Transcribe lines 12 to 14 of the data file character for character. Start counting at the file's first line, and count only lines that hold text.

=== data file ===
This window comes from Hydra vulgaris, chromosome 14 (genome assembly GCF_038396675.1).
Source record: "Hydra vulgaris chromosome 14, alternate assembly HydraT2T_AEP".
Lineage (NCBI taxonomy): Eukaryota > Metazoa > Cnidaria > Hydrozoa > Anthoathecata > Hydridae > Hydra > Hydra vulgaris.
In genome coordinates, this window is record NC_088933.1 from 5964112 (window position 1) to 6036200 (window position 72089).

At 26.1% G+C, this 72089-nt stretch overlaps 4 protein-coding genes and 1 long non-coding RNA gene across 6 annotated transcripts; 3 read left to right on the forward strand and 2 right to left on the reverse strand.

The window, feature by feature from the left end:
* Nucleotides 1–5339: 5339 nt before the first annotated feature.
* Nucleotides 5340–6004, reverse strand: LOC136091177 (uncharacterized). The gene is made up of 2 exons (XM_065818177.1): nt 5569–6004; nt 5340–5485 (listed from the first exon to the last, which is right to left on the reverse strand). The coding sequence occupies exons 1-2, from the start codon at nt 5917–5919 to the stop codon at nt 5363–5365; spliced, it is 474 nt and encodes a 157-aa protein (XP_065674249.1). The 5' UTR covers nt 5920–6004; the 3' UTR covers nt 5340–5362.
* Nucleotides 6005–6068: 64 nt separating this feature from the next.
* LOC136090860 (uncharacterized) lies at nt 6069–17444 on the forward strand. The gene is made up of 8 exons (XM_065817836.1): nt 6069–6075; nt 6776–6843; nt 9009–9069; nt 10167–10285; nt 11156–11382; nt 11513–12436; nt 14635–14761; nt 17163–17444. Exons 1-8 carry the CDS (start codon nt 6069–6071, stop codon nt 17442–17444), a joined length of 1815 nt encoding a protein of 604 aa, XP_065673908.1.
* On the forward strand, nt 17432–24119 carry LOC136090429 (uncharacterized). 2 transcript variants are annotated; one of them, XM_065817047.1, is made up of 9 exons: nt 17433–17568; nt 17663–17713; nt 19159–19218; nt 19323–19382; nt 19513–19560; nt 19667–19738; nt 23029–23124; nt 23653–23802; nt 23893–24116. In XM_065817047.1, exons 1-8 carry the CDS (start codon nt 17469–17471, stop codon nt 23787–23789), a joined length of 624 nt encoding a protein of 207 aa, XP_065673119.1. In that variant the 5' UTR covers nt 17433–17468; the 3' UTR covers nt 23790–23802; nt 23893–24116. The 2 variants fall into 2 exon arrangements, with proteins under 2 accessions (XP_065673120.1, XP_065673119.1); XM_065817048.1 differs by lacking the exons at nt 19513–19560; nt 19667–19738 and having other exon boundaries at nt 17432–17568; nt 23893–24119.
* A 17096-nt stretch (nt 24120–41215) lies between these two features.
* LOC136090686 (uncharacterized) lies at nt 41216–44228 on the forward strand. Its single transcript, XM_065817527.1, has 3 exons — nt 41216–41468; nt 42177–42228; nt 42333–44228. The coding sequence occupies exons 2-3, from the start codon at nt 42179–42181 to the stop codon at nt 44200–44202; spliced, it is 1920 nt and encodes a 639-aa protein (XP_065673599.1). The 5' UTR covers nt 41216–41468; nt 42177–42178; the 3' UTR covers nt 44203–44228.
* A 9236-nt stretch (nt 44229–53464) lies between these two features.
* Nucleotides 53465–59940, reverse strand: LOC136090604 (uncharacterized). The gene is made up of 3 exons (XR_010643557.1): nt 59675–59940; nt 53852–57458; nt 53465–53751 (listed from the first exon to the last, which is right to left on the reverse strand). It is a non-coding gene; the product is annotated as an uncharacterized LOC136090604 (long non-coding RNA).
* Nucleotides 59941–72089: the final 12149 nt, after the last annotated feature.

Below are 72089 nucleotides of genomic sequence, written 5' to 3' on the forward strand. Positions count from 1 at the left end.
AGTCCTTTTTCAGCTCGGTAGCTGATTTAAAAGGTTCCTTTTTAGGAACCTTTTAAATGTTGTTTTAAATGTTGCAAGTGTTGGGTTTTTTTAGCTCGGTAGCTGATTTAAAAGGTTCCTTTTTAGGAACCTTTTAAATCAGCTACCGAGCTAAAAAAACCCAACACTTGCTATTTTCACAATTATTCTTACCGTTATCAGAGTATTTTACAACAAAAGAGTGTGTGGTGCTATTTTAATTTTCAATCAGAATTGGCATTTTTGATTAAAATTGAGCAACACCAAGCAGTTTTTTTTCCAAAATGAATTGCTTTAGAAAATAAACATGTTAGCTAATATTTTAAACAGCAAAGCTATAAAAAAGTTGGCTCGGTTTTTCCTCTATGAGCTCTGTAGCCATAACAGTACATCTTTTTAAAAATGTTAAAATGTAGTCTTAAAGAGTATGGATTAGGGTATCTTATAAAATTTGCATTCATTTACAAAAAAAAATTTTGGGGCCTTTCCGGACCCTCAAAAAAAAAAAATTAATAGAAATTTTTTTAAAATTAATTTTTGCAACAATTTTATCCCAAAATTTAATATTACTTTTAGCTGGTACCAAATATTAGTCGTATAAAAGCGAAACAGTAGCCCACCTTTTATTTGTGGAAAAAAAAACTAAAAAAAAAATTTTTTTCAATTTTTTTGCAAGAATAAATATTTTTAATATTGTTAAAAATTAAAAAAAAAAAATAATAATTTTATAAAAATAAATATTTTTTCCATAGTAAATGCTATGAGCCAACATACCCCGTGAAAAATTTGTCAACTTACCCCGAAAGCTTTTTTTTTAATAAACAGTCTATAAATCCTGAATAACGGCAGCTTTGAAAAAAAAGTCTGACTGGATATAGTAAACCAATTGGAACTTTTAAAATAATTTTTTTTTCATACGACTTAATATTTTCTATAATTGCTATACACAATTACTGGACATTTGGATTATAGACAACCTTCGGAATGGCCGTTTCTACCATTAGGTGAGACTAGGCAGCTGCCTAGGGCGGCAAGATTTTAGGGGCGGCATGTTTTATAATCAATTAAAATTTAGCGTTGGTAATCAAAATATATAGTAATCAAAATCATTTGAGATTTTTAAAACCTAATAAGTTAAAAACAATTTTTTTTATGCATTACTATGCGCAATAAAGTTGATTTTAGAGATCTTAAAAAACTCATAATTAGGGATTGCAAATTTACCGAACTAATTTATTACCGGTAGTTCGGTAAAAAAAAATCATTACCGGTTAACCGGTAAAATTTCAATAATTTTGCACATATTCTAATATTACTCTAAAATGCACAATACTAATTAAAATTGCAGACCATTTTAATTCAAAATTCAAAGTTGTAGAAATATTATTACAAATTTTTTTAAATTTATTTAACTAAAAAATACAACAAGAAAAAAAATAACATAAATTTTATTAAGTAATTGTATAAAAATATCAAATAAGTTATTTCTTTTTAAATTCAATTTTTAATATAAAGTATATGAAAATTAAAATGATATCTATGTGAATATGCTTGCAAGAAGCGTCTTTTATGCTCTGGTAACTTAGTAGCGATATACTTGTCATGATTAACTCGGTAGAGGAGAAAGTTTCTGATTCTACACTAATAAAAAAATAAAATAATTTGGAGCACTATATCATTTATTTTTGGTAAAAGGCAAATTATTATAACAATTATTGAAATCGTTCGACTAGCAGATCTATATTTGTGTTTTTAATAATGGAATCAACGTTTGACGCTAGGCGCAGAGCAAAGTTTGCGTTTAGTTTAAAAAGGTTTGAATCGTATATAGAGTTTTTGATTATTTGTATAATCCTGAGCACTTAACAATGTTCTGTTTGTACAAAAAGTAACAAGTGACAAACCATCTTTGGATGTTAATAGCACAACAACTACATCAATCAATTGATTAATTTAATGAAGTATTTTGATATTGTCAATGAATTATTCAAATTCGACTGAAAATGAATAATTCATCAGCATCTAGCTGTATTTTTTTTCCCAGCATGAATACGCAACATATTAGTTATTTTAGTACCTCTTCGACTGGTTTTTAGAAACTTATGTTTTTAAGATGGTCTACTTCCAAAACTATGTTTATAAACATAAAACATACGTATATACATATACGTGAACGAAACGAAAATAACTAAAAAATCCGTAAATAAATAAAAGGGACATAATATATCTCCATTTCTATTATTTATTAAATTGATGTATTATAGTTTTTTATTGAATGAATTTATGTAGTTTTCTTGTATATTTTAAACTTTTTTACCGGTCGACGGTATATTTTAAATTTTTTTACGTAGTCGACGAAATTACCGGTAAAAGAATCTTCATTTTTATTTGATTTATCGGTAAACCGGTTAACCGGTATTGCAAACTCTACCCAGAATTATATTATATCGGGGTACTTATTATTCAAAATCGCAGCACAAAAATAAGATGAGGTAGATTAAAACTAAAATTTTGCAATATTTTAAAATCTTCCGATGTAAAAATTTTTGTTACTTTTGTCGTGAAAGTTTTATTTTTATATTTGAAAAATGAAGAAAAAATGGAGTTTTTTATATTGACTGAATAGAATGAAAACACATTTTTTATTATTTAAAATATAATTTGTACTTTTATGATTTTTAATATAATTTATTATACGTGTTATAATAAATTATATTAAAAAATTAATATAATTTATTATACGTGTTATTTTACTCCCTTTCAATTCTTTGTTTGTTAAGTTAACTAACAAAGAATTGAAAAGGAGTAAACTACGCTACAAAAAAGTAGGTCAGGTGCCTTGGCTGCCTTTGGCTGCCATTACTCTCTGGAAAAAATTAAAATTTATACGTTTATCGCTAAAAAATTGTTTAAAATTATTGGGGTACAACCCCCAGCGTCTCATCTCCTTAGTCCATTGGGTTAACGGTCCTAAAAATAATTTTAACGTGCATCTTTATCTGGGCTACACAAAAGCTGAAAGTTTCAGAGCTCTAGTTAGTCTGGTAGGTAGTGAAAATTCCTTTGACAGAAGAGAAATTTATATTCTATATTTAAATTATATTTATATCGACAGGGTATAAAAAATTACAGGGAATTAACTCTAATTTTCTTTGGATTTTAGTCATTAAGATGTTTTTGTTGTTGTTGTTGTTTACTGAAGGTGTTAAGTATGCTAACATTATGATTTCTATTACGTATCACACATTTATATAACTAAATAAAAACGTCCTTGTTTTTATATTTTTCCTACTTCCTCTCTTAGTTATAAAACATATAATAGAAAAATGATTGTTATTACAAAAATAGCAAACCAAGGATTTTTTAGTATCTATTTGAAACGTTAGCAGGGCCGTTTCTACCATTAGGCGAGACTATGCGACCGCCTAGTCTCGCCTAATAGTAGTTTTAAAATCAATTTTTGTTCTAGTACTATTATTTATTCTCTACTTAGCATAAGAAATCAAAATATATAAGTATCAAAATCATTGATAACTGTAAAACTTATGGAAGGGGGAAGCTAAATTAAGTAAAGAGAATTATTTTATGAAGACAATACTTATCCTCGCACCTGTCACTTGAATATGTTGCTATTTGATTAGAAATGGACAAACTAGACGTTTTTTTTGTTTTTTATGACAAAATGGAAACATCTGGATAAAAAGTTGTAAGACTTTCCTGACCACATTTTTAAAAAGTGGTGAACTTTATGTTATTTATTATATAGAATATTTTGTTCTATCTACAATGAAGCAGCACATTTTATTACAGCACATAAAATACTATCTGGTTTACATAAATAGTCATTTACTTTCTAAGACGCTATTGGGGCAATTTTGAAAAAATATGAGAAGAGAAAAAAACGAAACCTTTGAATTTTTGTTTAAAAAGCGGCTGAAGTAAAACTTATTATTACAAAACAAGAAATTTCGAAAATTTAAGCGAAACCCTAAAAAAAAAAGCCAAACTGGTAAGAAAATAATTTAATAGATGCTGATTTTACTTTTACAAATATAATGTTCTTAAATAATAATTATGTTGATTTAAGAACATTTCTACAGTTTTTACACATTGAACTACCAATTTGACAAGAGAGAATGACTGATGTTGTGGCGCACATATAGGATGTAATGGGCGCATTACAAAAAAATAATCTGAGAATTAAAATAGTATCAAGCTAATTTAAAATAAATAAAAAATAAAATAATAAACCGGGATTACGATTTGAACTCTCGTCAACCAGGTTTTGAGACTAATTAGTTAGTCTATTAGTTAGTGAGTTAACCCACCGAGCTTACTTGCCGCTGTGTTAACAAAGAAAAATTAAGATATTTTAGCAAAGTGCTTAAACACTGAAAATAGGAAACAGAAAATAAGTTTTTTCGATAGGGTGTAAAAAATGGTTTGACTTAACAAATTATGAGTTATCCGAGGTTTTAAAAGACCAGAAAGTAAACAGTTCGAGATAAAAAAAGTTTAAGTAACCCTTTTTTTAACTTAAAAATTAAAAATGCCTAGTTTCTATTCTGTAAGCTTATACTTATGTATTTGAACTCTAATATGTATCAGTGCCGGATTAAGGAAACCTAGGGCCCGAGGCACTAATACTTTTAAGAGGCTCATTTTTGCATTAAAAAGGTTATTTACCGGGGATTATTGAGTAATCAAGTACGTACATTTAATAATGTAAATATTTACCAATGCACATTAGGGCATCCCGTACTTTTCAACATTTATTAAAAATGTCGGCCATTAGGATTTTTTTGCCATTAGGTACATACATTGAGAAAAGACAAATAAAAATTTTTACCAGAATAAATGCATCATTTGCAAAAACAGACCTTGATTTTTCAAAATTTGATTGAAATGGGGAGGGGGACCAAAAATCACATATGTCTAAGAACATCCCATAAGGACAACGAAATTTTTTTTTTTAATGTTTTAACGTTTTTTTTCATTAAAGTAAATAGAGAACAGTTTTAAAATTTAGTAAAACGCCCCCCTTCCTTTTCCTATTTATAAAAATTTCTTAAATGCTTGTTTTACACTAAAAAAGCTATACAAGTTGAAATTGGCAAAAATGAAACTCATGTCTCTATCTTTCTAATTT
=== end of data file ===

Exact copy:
* A 17096-nt stretch (nt 24120–41215) lies between these two features.
* LOC136090686 (uncharacterized) lies at nt 41216–44228 on the forward strand. Its single transcript, XM_065817527.1, has 3 exons — nt 41216–41468; nt 42177–42228; nt 42333–44228. The coding sequence occupies exons 2-3, from the start codon at nt 42179–42181 to the stop codon at nt 44200–44202; spliced, it is 1920 nt and encodes a 639-aa protein (XP_065673599.1). The 5' UTR covers nt 41216–41468; nt 42177–42178; the 3' UTR covers nt 44203–44228.
* A 9236-nt stretch (nt 44229–53464) lies between these two features.